The government has decided to bring in a regulation for app buses, which will make it mandatory for a service provider to follow rules to get a licence to operate.
The transport department has prepared a policy, similar to the one for app cabs. A company which wants a licence to operate as an “app-based aggregator” will have to follow certain conditions, including ones that aim to ensure the safety of passengers and the fitness of vehicles. The policy is ready and will come into effect in March, a department official said.
The policy for app buses comes almost five years after app cabs started operating in Calcutta and several companies started queuing up for licences to operate.
Buses need to have GPS devices and CCTV cameras with a provision for keeping records for at least seven days, according to the policy. There has to be a panic button like the ones in app cabs and there has to be at least one attendant in every bus.
At no point of time can the bus driver or the attendant hail passengers along a route. Standing will not be allowed.
App bus operators will come under the purview of On Demand Transportation Technology Aggregator (ODTTA), according to the policy. This means an operating company cannot own or hire or lease out any bus. For a company to get a licence as an ODTTA, it must have an office in the state and must provide the department details of the person who is in charge of that office.
“The company will have to run an antecedent check on drivers. Passengers must have the freedom to share their location with at least five people through the app,” a transport department official said. “Passengers must be able to contact police in case of an emergency through the app.”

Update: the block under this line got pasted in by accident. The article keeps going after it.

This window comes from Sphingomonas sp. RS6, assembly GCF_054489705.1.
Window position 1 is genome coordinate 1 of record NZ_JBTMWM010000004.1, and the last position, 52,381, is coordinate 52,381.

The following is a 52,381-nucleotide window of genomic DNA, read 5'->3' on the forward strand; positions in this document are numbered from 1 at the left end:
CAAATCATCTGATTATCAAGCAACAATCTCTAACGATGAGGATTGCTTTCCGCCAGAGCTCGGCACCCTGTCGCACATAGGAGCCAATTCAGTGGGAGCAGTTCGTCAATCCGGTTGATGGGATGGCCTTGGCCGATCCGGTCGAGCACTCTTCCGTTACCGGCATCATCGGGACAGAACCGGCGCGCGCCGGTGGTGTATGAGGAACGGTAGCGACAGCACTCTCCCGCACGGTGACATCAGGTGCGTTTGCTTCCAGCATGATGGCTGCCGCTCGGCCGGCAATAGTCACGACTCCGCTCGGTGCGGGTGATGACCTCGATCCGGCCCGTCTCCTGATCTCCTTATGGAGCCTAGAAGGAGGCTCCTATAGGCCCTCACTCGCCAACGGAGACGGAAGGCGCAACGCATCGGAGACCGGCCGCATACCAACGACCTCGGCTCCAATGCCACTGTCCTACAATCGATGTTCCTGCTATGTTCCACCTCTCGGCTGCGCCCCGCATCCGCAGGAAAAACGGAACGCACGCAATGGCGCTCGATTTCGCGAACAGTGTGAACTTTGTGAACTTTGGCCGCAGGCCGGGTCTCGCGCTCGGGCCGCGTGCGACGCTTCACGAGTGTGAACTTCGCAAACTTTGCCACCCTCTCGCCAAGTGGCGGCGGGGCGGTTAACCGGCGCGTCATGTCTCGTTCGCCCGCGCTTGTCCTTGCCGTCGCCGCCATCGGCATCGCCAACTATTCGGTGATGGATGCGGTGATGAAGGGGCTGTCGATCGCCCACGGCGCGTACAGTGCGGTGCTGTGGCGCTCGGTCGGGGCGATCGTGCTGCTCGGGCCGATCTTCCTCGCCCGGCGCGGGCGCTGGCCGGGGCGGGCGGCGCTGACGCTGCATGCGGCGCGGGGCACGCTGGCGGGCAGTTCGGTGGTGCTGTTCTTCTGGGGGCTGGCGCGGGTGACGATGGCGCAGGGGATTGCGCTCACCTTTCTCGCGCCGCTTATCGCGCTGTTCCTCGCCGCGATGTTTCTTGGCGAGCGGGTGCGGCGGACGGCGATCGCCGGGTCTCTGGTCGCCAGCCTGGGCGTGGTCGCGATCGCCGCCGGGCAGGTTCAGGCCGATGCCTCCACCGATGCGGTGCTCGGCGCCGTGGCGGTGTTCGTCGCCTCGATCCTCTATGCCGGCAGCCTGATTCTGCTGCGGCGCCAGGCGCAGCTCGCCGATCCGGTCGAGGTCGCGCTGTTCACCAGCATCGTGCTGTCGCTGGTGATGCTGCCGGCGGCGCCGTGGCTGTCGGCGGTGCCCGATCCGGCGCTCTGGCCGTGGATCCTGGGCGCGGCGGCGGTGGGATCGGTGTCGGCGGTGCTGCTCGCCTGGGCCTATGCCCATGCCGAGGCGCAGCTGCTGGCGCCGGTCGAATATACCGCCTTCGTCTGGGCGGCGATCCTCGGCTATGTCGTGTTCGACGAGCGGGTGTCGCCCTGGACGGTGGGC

Another official said the decision to allow app buses was aimed at reducing congestion on roads by inviting private car users to switch to such buses with an almost similar comfort level.
App buses will ensure there is no hassle in heading to a particular destination from Howrah or Sealdah stations or even from the airport, the official said.
“App buses offer an alternative to some people who usually drive their cars or rely on app cabs for their daily commute,” Anand Shah, the city manager of Shuttl bus services, said. “We offer this service at almost one-eighth the cost of such a movement. We will wait for the policy to reach us. App buses also reduce the carbon footprint.”
Some commuters from parts of north Calcutta said app buses would help people affected by the Tallah bridge shutdown. “It’s (Shuttl) already a huge hit with those travelling to Sector V from various parts of the city,” Reshmi Ghosh, a Sodepur resident, said.
Source: The telegraph